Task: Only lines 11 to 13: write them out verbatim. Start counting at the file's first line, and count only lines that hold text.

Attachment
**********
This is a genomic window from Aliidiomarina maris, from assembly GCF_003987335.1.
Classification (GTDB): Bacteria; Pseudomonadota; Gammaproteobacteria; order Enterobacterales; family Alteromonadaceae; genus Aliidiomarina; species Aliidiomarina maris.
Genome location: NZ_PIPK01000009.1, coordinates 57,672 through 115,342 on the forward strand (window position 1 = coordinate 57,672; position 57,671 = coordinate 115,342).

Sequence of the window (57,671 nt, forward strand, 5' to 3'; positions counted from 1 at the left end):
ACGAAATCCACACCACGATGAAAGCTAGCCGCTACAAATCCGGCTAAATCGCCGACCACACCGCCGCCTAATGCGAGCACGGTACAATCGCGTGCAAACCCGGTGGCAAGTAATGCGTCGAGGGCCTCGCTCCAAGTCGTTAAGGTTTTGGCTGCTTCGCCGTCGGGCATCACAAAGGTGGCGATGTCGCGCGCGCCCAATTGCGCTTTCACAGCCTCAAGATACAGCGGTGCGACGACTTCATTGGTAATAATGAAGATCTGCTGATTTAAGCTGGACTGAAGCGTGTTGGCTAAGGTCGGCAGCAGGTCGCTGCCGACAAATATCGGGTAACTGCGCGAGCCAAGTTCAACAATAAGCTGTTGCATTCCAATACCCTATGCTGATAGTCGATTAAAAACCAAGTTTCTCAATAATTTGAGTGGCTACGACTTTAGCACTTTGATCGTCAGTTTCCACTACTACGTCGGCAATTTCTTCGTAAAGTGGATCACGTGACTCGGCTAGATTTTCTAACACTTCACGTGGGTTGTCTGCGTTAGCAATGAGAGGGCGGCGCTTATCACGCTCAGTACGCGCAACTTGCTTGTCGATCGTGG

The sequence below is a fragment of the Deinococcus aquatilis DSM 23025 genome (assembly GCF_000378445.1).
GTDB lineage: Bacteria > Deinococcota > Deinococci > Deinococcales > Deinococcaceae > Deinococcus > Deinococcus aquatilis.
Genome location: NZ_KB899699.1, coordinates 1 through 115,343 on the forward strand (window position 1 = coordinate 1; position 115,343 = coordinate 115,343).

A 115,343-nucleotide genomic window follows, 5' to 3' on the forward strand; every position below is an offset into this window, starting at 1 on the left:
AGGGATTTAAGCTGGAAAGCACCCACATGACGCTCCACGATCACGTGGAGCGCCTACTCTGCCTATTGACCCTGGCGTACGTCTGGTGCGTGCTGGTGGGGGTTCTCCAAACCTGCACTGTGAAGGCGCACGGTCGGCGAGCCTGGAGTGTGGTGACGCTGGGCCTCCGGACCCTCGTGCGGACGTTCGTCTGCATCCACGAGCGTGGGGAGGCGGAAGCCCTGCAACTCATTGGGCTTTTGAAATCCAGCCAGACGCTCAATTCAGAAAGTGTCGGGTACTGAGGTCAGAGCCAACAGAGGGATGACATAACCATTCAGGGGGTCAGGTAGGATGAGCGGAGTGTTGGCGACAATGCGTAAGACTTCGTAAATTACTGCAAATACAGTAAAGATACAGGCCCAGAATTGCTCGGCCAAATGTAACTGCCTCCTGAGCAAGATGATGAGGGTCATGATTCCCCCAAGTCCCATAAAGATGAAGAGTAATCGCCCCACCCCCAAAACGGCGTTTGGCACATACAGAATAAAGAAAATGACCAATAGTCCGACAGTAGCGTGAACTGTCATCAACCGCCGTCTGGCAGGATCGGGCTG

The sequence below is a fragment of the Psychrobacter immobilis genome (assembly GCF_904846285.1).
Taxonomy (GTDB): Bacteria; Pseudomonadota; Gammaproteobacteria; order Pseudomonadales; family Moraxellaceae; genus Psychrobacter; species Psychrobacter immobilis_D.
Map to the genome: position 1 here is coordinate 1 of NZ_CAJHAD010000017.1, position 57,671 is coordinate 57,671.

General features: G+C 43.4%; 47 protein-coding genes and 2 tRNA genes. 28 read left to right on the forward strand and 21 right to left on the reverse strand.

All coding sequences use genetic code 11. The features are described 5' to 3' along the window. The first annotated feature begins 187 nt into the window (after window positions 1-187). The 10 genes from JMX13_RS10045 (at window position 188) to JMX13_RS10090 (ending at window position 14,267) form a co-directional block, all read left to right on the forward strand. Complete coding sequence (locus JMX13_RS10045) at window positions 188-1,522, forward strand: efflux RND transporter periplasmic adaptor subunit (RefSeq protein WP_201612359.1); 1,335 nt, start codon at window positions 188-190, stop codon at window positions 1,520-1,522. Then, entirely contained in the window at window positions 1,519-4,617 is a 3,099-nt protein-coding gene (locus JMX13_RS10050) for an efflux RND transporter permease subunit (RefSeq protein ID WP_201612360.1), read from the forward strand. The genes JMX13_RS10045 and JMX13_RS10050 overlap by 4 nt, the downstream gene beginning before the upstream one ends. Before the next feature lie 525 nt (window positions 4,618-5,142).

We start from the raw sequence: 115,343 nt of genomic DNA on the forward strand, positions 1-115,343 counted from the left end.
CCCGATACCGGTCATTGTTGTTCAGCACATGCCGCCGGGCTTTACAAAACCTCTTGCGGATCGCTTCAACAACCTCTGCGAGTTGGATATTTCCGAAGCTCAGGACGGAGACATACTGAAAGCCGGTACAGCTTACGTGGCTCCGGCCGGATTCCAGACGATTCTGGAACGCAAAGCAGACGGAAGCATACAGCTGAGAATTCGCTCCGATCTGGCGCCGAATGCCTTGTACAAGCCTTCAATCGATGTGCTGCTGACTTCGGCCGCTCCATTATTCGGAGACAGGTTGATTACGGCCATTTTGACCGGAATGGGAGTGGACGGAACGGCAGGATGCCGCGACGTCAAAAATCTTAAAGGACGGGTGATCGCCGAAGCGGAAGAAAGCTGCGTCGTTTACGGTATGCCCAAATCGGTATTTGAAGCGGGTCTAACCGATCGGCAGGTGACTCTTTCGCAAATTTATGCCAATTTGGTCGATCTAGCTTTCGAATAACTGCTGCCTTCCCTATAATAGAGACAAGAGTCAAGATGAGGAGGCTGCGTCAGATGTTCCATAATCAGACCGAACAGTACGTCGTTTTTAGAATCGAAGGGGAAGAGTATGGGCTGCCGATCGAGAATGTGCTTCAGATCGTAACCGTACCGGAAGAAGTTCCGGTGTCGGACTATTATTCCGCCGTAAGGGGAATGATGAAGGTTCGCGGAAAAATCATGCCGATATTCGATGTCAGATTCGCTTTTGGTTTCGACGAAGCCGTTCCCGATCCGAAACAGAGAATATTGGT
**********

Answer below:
The sequence below is a fragment of the Psychrobacter immobilis genome (assembly GCF_904846285.1).
Taxonomy (GTDB): Bacteria; Pseudomonadota; Gammaproteobacteria; order Pseudomonadales; family Moraxellaceae; genus Psychrobacter; species Psychrobacter immobilis_D.
Map to the genome: position 1 here is coordinate 1 of NZ_CAJHAD010000017.1, position 57,671 is coordinate 57,671.